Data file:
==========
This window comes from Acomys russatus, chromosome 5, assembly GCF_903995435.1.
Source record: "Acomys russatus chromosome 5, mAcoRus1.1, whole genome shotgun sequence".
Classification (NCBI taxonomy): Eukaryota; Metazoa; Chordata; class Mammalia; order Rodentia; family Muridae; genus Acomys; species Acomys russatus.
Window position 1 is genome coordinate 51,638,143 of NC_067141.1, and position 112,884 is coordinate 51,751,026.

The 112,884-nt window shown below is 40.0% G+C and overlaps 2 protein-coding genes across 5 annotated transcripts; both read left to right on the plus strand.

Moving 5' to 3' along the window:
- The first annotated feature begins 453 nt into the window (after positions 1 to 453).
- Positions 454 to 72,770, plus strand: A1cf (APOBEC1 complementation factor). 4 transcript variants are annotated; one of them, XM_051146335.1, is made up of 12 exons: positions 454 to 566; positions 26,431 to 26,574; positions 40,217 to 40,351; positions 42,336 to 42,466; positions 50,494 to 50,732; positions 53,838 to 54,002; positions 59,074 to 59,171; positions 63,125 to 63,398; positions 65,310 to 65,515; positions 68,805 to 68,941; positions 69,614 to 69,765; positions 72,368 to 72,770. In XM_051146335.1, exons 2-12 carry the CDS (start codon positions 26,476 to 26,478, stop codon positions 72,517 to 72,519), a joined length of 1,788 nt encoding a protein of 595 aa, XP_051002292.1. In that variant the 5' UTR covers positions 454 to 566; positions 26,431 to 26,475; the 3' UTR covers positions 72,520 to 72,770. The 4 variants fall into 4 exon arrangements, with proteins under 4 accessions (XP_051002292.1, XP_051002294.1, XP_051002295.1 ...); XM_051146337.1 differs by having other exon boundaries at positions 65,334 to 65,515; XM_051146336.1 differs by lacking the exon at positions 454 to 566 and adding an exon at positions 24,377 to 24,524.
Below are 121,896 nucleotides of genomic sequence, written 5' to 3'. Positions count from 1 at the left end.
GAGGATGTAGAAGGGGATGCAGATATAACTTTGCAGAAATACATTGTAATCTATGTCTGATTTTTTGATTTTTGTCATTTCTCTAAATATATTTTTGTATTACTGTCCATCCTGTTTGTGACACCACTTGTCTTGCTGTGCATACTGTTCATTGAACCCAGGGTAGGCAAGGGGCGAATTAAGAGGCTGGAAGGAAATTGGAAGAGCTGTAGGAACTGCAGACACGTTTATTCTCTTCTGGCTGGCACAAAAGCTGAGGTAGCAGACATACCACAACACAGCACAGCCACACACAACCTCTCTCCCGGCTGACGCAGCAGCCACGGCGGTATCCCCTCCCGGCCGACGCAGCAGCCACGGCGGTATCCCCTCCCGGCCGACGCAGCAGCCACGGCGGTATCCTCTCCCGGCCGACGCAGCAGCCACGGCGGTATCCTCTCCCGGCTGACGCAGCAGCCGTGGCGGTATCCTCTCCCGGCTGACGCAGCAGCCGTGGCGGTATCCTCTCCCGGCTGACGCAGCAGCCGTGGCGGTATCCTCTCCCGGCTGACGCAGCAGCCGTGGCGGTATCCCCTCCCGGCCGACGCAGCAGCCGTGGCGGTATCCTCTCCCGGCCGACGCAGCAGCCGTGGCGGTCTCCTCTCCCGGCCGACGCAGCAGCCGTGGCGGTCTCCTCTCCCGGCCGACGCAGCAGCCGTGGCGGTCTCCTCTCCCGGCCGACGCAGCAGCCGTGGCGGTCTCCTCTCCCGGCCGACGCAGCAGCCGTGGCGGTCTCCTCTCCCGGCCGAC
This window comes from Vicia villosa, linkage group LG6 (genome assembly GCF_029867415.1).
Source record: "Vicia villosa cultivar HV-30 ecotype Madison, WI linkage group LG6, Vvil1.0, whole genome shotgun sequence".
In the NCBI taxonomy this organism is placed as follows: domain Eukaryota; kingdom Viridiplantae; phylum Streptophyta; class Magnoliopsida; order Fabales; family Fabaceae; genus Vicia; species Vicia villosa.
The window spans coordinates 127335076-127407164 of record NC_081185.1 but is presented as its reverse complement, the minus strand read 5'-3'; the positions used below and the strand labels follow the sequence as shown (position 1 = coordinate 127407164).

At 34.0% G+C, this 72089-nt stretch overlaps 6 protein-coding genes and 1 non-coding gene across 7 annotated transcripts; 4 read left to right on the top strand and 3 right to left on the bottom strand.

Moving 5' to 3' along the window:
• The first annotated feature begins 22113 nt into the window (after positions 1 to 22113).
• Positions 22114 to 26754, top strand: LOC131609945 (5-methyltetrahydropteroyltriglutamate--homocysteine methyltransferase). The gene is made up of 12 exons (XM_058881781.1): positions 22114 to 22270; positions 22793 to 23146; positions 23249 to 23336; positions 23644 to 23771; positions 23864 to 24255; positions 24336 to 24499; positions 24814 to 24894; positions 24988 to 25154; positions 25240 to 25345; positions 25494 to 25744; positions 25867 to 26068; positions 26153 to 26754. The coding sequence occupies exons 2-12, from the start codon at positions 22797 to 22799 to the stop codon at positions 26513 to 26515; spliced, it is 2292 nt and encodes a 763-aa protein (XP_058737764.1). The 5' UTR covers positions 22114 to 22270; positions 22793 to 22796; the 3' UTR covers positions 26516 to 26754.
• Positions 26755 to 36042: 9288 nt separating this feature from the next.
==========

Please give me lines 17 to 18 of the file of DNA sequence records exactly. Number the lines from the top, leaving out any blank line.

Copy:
• The first annotated feature begins 22113 nt into the window (after positions 1 to 22113).
• Positions 22114 to 26754, top strand: LOC131609945 (5-methyltetrahydropteroyltriglutamate--homocysteine methyltransferase). The gene is made up of 12 exons (XM_058881781.1): positions 22114 to 22270; positions 22793 to 23146; positions 23249 to 23336; positions 23644 to 23771; positions 23864 to 24255; positions 24336 to 24499; positions 24814 to 24894; positions 24988 to 25154; positions 25240 to 25345; positions 25494 to 25744; positions 25867 to 26068; positions 26153 to 26754. The coding sequence occupies exons 2-12, from the start codon at positions 22797 to 22799 to the stop codon at positions 26513 to 26515; spliced, it is 2292 nt and encodes a 763-aa protein (XP_058737764.1). The 5' UTR covers positions 22114 to 22270; positions 22793 to 22796; the 3' UTR covers positions 26516 to 26754.